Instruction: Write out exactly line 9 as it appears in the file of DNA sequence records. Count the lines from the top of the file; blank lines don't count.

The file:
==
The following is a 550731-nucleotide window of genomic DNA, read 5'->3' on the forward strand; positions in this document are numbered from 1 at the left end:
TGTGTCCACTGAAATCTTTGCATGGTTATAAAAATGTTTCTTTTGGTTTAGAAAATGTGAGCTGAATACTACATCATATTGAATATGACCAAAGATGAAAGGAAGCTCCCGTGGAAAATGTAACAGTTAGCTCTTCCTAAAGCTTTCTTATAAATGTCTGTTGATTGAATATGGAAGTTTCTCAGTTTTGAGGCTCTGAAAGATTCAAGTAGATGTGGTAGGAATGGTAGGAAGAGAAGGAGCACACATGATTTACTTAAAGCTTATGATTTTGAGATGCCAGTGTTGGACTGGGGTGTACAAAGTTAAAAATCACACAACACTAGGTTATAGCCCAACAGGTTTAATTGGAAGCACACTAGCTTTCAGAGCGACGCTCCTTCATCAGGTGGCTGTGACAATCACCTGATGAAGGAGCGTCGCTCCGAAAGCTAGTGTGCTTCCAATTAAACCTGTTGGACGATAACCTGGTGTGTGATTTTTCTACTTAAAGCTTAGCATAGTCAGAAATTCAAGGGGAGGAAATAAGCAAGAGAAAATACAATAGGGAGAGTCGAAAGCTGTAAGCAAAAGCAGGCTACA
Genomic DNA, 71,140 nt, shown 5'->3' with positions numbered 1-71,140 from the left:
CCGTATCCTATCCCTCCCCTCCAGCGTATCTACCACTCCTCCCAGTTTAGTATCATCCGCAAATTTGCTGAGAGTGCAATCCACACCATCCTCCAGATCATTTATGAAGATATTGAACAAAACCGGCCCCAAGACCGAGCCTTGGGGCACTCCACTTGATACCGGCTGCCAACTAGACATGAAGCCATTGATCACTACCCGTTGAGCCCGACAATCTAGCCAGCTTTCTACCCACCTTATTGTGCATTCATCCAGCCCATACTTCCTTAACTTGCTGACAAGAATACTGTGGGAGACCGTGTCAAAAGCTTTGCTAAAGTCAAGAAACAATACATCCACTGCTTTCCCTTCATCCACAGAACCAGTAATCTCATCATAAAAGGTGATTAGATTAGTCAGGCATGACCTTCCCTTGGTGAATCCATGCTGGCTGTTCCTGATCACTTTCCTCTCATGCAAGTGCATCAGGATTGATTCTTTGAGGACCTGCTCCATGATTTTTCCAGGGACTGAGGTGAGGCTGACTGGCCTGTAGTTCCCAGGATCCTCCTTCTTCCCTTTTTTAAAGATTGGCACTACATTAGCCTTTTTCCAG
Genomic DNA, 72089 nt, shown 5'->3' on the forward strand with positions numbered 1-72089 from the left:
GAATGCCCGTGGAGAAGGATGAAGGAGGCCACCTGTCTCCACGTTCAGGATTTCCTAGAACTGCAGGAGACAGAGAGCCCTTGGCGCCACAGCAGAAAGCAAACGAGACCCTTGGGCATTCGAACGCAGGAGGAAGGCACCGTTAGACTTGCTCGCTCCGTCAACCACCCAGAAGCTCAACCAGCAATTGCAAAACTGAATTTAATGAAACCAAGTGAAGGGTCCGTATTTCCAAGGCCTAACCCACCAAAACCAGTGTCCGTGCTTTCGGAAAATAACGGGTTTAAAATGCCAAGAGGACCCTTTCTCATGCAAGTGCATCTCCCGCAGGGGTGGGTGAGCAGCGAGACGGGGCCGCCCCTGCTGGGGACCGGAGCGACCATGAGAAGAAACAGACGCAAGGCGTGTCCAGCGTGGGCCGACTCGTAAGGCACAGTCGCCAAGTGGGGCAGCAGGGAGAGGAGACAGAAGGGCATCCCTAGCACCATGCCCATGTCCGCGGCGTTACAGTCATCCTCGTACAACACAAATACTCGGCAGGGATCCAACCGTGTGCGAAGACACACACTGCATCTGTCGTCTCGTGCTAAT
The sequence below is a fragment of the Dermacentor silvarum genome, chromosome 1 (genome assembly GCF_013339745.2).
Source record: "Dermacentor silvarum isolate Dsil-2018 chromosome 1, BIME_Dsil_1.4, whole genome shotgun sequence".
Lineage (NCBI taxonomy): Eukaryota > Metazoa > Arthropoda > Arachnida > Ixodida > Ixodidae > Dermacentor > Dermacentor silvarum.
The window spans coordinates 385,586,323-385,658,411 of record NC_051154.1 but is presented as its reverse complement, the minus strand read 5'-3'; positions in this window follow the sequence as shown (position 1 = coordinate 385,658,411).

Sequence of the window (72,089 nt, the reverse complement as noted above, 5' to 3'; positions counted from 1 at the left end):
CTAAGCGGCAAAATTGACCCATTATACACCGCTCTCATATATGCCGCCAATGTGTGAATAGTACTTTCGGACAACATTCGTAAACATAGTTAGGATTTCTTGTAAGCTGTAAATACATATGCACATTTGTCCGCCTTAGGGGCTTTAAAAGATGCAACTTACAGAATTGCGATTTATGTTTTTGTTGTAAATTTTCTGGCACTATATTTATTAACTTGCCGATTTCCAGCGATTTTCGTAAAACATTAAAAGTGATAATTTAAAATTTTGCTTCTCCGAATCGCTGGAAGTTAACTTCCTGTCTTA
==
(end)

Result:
Lineage (NCBI taxonomy): Eukaryota > Metazoa > Arthropoda > Arachnida > Ixodida > Ixodidae > Dermacentor > Dermacentor silvarum.